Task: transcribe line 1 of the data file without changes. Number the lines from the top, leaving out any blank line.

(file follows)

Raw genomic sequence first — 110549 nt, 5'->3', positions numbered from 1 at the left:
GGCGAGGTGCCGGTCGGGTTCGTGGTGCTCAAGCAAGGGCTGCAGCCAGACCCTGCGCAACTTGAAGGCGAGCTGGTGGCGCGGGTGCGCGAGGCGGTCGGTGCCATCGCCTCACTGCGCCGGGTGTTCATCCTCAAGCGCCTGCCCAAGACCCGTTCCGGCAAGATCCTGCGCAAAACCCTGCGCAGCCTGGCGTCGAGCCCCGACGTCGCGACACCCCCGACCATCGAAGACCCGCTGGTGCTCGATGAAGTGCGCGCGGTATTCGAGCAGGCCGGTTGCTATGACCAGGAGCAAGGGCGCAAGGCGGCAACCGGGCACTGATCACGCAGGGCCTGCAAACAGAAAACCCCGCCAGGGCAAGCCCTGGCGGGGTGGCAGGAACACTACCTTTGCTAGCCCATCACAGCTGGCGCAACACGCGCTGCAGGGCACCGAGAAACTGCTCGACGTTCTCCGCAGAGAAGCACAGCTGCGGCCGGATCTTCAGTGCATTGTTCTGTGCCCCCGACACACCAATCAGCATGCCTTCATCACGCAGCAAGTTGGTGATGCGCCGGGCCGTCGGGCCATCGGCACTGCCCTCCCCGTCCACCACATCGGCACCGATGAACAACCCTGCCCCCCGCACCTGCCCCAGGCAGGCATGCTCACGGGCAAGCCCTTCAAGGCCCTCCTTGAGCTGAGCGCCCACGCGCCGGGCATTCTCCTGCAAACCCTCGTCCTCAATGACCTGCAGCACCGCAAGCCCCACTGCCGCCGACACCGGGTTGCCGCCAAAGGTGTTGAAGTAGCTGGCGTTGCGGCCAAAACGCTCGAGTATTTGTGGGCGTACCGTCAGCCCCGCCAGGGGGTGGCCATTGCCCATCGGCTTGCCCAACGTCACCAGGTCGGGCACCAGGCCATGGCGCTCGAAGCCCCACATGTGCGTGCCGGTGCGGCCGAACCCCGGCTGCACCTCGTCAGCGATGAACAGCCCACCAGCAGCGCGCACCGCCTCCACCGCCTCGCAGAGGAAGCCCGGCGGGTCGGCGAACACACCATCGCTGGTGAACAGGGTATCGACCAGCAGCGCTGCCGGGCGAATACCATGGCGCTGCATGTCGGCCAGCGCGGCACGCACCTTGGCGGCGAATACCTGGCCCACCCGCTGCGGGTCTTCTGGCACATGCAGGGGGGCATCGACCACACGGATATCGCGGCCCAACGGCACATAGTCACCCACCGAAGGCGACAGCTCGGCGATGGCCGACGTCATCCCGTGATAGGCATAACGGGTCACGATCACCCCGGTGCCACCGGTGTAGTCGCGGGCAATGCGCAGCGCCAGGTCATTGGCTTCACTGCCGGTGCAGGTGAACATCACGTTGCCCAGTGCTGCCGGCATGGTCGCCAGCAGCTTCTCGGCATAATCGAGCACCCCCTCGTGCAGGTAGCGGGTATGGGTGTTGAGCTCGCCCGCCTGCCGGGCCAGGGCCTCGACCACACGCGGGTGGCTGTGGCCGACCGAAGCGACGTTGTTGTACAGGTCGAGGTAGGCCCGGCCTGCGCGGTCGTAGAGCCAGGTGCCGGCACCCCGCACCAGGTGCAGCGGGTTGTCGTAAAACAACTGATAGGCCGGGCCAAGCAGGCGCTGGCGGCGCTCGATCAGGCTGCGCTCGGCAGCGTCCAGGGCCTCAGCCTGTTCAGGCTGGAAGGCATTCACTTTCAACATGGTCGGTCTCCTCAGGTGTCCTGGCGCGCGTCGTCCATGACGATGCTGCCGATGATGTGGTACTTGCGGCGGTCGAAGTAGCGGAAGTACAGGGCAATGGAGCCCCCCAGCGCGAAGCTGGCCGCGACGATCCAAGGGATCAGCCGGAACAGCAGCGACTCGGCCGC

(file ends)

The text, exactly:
Raw genomic sequence first — 110549 nt, 5'->3', positions numbered from 1 at the left: